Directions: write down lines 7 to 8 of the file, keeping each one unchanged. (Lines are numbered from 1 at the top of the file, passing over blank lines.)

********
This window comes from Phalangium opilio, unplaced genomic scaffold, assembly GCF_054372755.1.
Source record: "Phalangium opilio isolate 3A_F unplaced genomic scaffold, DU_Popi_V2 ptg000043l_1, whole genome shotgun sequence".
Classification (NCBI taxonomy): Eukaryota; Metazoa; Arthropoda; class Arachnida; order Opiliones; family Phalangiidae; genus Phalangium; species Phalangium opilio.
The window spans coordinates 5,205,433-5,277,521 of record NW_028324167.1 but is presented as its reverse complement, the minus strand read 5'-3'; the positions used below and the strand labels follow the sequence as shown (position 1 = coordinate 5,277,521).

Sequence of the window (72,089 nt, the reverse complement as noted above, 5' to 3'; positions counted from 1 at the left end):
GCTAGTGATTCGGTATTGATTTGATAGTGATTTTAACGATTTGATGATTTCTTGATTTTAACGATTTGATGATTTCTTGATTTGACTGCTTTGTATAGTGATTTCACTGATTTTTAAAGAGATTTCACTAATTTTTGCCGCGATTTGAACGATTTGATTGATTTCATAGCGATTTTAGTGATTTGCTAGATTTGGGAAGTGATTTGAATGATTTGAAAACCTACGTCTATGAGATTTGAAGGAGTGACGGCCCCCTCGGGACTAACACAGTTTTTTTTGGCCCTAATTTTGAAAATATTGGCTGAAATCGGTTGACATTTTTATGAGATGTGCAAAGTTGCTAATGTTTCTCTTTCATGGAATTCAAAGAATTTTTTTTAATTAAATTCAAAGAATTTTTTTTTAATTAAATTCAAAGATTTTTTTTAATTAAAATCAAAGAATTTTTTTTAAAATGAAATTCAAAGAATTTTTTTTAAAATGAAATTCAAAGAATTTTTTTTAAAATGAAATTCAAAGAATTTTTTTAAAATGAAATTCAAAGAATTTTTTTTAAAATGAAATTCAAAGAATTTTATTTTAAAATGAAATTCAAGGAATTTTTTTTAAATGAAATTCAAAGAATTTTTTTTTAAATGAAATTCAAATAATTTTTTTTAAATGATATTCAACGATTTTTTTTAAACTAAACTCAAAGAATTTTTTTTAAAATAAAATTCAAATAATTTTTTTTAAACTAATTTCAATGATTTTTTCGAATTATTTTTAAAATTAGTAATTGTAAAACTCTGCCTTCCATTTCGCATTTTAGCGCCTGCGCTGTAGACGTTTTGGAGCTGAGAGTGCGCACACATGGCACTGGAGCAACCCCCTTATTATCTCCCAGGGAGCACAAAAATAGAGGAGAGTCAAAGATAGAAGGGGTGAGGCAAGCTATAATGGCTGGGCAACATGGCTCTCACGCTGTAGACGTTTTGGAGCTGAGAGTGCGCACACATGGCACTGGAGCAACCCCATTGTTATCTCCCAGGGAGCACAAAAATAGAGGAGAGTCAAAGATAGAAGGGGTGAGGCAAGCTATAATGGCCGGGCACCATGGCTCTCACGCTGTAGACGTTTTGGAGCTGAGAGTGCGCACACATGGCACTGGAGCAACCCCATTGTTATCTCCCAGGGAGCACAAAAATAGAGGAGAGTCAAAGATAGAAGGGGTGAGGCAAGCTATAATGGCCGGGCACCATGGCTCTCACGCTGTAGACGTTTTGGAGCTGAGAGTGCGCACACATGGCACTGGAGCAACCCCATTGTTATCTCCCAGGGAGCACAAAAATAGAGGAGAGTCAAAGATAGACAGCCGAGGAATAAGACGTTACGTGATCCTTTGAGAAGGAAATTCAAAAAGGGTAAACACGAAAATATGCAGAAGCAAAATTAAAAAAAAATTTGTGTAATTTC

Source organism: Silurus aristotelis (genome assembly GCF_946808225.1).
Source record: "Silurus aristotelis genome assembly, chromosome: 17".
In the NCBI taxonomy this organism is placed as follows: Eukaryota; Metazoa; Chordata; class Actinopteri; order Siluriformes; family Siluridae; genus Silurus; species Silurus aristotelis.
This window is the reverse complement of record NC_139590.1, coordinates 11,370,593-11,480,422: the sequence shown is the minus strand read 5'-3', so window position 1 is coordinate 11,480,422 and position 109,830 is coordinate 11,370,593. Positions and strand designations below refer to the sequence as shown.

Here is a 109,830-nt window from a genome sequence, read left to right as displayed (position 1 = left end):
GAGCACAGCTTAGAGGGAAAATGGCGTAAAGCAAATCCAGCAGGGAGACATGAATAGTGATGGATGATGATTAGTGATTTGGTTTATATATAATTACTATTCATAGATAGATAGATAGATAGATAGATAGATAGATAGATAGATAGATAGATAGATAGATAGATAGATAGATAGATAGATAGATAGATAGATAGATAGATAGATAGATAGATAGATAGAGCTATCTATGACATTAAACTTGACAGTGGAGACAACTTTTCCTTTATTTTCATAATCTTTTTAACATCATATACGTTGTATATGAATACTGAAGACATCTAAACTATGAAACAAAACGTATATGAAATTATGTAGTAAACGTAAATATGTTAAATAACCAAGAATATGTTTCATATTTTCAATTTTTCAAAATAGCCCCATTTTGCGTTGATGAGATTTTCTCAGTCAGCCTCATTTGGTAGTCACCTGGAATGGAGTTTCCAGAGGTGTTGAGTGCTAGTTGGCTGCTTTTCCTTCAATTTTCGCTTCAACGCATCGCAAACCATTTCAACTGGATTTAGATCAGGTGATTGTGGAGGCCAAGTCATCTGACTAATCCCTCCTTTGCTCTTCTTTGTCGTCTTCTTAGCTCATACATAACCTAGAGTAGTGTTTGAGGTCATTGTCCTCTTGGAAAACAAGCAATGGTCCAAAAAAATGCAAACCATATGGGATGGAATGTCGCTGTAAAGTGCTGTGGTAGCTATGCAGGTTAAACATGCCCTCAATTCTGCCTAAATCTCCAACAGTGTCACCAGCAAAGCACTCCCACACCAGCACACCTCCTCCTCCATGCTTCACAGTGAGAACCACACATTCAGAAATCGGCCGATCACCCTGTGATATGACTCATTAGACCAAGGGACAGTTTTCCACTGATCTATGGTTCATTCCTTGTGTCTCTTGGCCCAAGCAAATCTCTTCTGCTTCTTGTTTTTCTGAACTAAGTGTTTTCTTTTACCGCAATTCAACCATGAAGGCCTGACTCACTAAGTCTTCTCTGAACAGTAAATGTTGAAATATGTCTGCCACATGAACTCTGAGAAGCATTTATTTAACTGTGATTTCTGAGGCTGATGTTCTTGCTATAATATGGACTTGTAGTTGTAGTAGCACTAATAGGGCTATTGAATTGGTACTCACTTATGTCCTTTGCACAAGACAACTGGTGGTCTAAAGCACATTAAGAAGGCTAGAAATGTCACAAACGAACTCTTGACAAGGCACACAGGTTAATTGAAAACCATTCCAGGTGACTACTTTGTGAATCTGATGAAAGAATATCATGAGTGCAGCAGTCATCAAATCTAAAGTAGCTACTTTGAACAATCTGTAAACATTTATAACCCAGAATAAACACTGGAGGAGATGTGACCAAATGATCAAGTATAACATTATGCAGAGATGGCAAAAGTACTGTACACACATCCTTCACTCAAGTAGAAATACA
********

Source organism: Silurus aristotelis (genome assembly GCF_946808225.1).
Source record: "Silurus aristotelis genome assembly, chromosome: 17".